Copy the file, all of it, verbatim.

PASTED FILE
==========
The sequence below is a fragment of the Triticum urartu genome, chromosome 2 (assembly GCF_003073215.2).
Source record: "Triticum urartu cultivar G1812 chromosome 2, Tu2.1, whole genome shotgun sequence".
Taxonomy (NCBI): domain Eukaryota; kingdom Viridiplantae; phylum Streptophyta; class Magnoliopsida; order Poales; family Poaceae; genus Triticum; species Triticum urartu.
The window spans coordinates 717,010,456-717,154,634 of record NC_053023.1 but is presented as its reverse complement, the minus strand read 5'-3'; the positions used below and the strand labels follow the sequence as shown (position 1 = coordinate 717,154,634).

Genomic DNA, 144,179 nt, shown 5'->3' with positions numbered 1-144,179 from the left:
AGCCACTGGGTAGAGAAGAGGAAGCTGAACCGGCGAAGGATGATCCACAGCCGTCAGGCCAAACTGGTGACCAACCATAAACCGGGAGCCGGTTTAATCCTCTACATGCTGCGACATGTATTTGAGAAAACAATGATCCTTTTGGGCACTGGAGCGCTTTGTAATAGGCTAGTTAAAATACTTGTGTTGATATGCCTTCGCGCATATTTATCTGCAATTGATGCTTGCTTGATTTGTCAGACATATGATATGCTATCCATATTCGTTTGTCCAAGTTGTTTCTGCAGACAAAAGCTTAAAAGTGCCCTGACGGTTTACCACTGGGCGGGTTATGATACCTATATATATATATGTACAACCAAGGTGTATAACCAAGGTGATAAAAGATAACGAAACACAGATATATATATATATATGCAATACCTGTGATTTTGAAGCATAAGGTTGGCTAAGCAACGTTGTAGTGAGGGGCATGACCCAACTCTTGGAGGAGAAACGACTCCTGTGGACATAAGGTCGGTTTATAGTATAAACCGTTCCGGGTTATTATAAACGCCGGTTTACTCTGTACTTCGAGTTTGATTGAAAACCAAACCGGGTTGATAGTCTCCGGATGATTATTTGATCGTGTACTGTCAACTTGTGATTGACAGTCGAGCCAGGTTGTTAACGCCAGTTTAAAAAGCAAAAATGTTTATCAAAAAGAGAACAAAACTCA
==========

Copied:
The sequence below is a fragment of the Triticum urartu genome, chromosome 2 (assembly GCF_003073215.2).
Source record: "Triticum urartu cultivar G1812 chromosome 2, Tu2.1, whole genome shotgun sequence".
Taxonomy (NCBI): domain Eukaryota; kingdom Viridiplantae; phylum Streptophyta; class Magnoliopsida; order Poales; family Poaceae; genus Triticum; species Triticum urartu.
The window spans coordinates 717,010,456-717,154,634 of record NC_053023.1 but is presented as its reverse complement, the minus strand read 5'-3'; the positions used below and the strand labels follow the sequence as shown (position 1 = coordinate 717,154,634).

Genomic DNA, 144,179 nt, shown 5'->3' with positions numbered 1-144,179 from the left:
AGCCACTGGGTAGAGAAGAGGAAGCTGAACCGGCGAAGGATGATCCACAGCCGTCAGGCCAAACTGGTGACCAACCATAAACCGGGAGCCGGTTTAATCCTCTACATGCTGCGACATGTATTTGAGAAAACAATGATCCTTTTGGGCACTGGAGCGCTTTGTAATAGGCTAGTTAAAATACTTGTGTTGATATGCCTTCGCGCATATTTATCTGCAATTGATGCTTGCTTGATTTGTCAGACATATGATATGCTATCCATATTCGTTTGTCCAAGTTGTTTCTGCAGACAAAAGCTTAAAAGTGCCCTGACGGTTTACCACTGGGCGGGTTATGATACCTATATATATATATGTACAACCAAGGTGTATAACCAAGGTGATAAAAGATAACGAAACACAGATATATATATATATATGCAATACCTGTGATTTTGAAGCATAAGGTTGGCTAAGCAACGTTGTAGTGAGGGGCATGACCCAACTCTTGGAGGAGAAACGACTCCTGTGGACATAAGGTCGGTTTATAGTATAAACCGTTCCGGGTTATTATAAACGCCGGTTTACTCTGTACTTCGAGTTTGATTGAAAACCAAACCGGGTTGATAGTCTCCGGATGATTATTTGATCGTGTACTGTCAACTTGTGATTGACAGTCGAGCCAGGTTGTTAACGCCAGTTTAAAAAGCAAAAATGTTTATCAAAAAGAGAACAAAACTCA